TAIPEI (Taiwan News) — The Chinese government is denying there were any radiation leaks from its new homegrown nuclear power plant after it "automatically shut down" following an incident involving the main steam line.
On Nov. 27, the Fuqing Nuclear Power Plant, which is based on China's first domestically developed nuclear reactor design, Hualong One (華龍一號), powered up and connected to the national grid. According to China's state-run media, all technical indicators of the unit met design requirements and were in good condition when the nuclear reactor went online.
However, hk01 on Tuesday (Dec. 15) reported that China's Ministry of Ecology and Environment on its website recently released a notice from the National Nuclear Safety Administration (NNSA) at the beginning of December stating that during an inspection of the stream extraction system at Unit 5 of the Fuqing Nuclear Power Plant on Oct. 27, oscillations in the main steam line triggered an automatic shutdown of the unit.
The NNSA described the shutdown as a "Level 0 operational incident" and claimed that it did not cause any radioactive release. It also denied that it caused any adverse effects on personnel and environmental safety.
The notification also stated that the NNSA sent experts to the site from Nov. 9 to 13 to conduct an independent investigation into the incident. It also requested the plant study the reliability of equipment related to the main steam line and take necessary measures to monitor its operations.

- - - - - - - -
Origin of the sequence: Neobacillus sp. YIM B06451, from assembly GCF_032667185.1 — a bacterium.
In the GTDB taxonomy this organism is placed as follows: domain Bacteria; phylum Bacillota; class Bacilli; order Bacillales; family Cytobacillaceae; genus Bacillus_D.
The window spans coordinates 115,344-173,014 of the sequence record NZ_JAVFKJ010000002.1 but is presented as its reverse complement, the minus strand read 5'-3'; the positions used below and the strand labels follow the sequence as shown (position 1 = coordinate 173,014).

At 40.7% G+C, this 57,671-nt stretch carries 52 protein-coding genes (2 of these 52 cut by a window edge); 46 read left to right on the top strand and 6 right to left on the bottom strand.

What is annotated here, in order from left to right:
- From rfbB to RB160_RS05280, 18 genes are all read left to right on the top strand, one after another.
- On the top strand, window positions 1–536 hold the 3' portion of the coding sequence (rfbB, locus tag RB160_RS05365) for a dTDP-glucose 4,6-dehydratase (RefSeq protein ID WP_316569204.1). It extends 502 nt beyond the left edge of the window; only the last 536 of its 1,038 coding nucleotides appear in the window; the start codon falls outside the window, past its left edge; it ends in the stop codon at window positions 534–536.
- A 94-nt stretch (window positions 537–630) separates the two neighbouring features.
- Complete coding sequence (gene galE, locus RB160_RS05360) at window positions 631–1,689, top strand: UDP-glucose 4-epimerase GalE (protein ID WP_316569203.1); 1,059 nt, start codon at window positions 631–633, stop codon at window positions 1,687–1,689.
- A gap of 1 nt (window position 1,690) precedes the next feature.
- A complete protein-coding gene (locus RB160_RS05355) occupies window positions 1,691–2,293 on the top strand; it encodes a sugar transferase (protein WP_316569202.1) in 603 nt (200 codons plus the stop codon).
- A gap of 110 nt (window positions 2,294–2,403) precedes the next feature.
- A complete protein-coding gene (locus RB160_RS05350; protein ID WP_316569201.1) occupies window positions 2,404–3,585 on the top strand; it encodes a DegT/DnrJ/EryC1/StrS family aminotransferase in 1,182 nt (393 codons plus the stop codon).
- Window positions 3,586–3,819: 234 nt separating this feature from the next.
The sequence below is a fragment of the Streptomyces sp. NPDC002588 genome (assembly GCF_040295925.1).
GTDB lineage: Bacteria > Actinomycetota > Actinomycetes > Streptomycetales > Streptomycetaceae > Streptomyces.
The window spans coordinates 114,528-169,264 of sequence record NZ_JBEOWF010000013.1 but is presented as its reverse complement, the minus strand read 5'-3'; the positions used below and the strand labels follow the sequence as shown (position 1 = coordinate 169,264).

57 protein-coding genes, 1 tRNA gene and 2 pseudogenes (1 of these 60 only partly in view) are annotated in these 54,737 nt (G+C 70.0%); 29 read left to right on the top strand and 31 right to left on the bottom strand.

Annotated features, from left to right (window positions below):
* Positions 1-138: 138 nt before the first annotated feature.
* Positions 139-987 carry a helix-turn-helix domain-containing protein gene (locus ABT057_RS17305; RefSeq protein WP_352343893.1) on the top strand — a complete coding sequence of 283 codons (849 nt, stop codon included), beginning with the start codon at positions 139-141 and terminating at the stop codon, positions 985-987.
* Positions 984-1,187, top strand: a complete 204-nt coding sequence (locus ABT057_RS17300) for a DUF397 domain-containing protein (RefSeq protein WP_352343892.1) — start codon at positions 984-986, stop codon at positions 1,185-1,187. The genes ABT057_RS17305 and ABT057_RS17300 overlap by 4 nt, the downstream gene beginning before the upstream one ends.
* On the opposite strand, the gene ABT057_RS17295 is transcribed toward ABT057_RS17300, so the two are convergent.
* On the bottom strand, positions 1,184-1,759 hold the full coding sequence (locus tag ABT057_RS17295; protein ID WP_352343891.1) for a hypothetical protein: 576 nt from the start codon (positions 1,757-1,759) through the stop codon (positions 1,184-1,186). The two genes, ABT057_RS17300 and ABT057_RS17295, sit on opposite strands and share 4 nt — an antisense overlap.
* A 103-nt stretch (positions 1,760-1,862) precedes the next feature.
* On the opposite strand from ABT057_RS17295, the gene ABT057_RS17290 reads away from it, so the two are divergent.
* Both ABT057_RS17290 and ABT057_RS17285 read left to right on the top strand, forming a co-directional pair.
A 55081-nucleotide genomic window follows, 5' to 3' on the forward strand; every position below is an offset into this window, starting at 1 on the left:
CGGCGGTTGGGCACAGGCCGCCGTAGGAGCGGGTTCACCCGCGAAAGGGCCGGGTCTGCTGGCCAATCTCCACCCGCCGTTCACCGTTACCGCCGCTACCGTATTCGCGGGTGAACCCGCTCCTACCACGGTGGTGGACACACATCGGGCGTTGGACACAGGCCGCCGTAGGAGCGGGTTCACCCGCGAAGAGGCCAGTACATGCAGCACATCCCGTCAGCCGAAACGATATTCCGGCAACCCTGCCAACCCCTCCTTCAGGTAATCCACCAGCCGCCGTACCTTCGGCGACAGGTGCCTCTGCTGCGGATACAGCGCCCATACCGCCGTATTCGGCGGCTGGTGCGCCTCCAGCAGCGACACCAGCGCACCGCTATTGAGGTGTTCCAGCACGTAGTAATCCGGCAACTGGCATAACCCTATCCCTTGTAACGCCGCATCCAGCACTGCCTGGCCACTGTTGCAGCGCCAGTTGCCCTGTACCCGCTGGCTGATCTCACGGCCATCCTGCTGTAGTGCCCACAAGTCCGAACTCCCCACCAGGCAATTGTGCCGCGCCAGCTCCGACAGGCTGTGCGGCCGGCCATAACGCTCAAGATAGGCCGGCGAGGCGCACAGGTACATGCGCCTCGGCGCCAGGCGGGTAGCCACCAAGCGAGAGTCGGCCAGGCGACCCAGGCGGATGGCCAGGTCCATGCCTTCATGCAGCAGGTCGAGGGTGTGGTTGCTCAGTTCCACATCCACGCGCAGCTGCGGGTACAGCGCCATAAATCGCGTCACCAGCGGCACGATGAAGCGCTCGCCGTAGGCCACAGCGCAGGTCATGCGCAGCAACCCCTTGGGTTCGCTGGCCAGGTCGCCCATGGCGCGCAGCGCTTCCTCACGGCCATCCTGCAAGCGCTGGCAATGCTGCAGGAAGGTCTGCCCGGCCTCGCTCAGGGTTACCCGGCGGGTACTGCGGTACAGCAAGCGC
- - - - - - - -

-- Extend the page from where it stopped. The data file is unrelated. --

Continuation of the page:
Based on industry standards, a reactor trip or an automatic shutdown of the fission reaction is implemented on a nuclear reactor if an abnormal situation occurs during the operation of the plant. The "trip" is achieved by the rapid insertion of control rods into the reactor core.
According to the China National Nuclear Corporation (CNNC), the Hualong One is a third-generation pressurized water reactor that can produce 10 billion kilowatt-hours of electricity each year. Unphased by the Fukushima Daiichi nuclear disaster, China is doubling down on nuclear power to lower its carbon emissions to reach its 2060 carbon neutrality pledge, with 13 new plants under construction.
The Fuqing Nuclear Power Plant takes its name from Fuqing, which is a county-level city in Fujian Province. The plant is approximately 232 kilometers to the northwest of Taipei.